Page Banner

United States Department of Agriculture

Agricultural Research Service

Research Project: INTEGRATIVE PROCESSES FOR THE BIOCONVERSION OF FATS, OILS AND THEIR DERIVATIVES INTO BIOBASED MATERIALS AND PRODUCTS Title: Rendered-protein hydrolysates for microbial synthesis of cyanophycin biopolymer

item Solaiman, Daniel
item Garcia, Rafael
item Ashby, Richard
item Piazza, George
item Steinbuchel, Alexander -

Submitted to: New Biotechnology
Publication Type: Peer Reviewed Journal
Publication Acceptance Date: March 31, 2011
Publication Date: October 1, 2011
Repository URL:
Citation: Solaiman, D., Garcia, R.A., Ashby, R.D., Piazza, G.J., Steinbuchel, A. 2011. Rendered-protein hydrolysates for microbial synthesis of cyanophycin biopolymer. New Biotechnology. 28(6):552-558.

Interpretive Summary: Meat and Bone Meal (MBM) is a large-volume byproduct of the animal rendering industry. This byproduct has historically been used in animal feed applications. However, currently many nations have developed legislation that has dramatically curtailed the use of MBM (especially that derived from ruminant animals such as cows, goats, sheep, etc.) in animal feed. The regulatory measures are taken to alleviate consumer concerns regarding the development and transmission of certain diseases. Because MBM is produced in such large amounts and since many governments are placing restrictions on the typical uses of MBM, new outlets are necessary to help MBM maintain its value. As its name indicates, MBM is composed of finely ground bits of meat and bone that have been thoroughly dried and powdered. The presence of meat in the MBM dictates that the material contains a high concentration of protein whose building blocks (amino acids) can be utilized for new applications. Cyanophycin (CP) is a fermentation-derived material that is normally made by a specific strain of bacteria (Cyanobacteria) and is composed of 2 distinct amino acids (aspartic acid and arginine). It has been documented to be a potential substitute for petroleum-based materials especially in the removal of metal ions in the water treatment industry. We have used two different methods, one involving pH manipulation and one involving enzymes, to break the proteins in MBM into small pieces. We proceeded to characterize the resultant material (called peptone) with respect to the type and absolute amino acid content, and to use the peptone as a substitute amino acid source (in place of the more commonly used, expensive Casamino acids) in the fermentative production of CP. A genetically altered strain of E. coli was used in the experiments because of its propensity to grow into large cell densities. In this study we were successful in showing that MBM can be used as a source of amino acids for the microbial production of CP and although not yet optimized, will ultimately provide a new, non-food outlet for MBM.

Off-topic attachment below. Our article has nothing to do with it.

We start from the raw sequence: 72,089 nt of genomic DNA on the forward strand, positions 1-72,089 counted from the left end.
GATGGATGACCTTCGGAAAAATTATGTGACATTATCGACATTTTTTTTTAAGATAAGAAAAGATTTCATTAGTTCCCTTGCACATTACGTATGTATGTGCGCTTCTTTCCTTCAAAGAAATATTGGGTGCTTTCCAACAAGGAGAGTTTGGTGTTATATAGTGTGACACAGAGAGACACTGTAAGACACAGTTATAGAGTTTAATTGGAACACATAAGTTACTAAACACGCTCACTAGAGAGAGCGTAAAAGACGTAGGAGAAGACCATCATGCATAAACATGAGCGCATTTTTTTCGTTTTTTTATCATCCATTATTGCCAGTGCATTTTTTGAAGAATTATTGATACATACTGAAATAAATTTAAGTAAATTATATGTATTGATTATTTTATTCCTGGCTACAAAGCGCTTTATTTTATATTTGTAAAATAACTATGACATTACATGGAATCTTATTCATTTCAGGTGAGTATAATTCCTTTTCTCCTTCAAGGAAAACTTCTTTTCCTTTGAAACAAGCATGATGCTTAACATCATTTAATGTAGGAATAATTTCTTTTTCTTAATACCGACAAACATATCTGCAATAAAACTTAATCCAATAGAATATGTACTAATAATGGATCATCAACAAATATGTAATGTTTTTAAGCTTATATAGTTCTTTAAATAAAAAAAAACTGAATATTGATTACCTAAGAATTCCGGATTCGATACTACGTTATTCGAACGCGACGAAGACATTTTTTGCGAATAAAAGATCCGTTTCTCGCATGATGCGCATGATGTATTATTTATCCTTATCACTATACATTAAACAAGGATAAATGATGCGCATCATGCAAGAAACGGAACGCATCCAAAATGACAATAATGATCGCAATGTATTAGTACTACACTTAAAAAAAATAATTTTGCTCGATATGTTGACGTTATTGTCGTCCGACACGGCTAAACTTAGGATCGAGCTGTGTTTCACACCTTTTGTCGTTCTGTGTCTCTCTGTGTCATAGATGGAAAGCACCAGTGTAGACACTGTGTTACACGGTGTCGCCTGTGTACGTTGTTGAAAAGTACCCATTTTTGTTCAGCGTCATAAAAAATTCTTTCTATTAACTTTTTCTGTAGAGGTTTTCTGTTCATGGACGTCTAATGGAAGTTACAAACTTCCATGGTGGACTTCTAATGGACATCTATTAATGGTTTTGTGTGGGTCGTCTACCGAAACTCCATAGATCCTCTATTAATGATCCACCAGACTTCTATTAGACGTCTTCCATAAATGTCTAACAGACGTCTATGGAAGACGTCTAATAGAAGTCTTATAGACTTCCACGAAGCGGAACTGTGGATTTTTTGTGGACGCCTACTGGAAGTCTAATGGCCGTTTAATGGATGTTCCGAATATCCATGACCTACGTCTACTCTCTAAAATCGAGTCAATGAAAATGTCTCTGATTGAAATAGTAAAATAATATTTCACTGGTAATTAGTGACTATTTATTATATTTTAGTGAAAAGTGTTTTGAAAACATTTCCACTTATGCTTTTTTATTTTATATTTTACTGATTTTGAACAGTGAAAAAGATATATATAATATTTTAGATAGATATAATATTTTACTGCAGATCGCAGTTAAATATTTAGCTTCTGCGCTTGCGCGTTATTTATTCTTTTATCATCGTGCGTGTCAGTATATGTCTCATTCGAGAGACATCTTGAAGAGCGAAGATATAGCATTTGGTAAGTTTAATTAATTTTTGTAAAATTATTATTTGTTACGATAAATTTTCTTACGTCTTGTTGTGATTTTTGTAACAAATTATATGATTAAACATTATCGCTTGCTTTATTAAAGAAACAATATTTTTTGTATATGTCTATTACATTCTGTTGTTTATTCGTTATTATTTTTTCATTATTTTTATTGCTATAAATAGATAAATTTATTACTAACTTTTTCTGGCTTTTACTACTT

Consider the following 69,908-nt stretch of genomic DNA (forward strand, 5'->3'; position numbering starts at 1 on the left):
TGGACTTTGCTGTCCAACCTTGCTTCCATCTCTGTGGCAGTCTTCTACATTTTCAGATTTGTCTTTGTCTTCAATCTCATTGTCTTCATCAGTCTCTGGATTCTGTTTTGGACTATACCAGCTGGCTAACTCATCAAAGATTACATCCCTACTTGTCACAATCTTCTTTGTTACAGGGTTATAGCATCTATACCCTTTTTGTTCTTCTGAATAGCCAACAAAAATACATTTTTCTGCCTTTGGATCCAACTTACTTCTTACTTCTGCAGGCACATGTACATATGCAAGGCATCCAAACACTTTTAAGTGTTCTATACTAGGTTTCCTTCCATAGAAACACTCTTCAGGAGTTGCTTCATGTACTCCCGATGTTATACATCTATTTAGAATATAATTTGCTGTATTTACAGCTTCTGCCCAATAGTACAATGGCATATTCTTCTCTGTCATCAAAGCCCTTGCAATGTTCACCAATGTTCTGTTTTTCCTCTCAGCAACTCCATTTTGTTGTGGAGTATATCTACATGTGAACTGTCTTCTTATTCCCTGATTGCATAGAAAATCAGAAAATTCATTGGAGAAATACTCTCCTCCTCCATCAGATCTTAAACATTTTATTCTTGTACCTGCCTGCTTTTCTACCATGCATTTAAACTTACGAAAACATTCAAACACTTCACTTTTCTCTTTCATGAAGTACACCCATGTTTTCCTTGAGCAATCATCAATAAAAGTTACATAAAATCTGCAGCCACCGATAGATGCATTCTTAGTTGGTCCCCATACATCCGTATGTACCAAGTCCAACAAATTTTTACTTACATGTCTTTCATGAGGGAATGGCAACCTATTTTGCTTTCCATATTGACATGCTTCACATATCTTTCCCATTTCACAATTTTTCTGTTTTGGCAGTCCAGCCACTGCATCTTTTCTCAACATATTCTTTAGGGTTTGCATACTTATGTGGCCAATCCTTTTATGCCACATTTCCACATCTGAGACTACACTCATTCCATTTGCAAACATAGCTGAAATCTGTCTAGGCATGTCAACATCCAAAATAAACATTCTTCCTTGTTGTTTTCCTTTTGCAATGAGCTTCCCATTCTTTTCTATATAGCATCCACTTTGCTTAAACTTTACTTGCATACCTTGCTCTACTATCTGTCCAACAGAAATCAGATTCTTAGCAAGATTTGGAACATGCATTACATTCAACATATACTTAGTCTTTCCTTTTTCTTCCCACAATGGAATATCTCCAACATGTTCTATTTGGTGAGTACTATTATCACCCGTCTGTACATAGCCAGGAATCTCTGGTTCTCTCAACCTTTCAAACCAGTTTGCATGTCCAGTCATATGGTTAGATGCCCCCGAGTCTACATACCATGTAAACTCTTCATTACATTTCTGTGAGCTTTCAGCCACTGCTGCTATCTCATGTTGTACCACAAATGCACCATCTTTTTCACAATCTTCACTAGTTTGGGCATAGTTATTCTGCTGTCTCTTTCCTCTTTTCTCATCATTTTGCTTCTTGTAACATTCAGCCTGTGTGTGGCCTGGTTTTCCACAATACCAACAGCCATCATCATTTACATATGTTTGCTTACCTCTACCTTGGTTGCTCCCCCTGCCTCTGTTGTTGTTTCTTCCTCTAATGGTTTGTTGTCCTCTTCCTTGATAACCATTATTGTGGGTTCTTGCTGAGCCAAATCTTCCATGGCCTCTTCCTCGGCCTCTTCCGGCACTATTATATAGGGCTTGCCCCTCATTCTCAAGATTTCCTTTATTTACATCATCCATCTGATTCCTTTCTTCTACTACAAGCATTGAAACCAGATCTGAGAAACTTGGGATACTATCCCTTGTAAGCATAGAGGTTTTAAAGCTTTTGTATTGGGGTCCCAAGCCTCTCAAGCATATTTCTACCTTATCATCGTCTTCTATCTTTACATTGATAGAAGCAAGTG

Technical Abstract: Cyanophycin is a poly(arginyl-aspartate) biopolymer produced and stored intracellularly by bacteria. Cyanophycin has been proposed as a renewable replacement for petrochemical-based industrial products. An abundant source of amino acids and nitrogen such as in the form of protein hydrolysates is needed for the biosynthesis of cyanophycin. Rendered proteins are largely used as a feed supplement in animal husbandry and aquaculture. New uses would expand the market size of this class of protein coproducts. We prepared and thoroughly characterized the hydrolysates of meat & bone meal, and proceeded to demonstrate for the first time that these hydrolysates could be used in the fermentative production of cyanophycin. Using the enzyme-hydrolyzed meat & bone meal preparation, we obtained crude cyanophycin product at 35% level of that produced using the reference Casamino acids. Polyacrylamide-gel electrophoresis of the cyanophycin under denaturing conditions showed the molecular weight of the isolated polyamide at 24 kDa. Our results open a new avenue for the utilization of rendered protein coproducts to produce the cyanophycin biopolymer.

Last Modified: 3/29/2015
Footer Content Back to Top of Page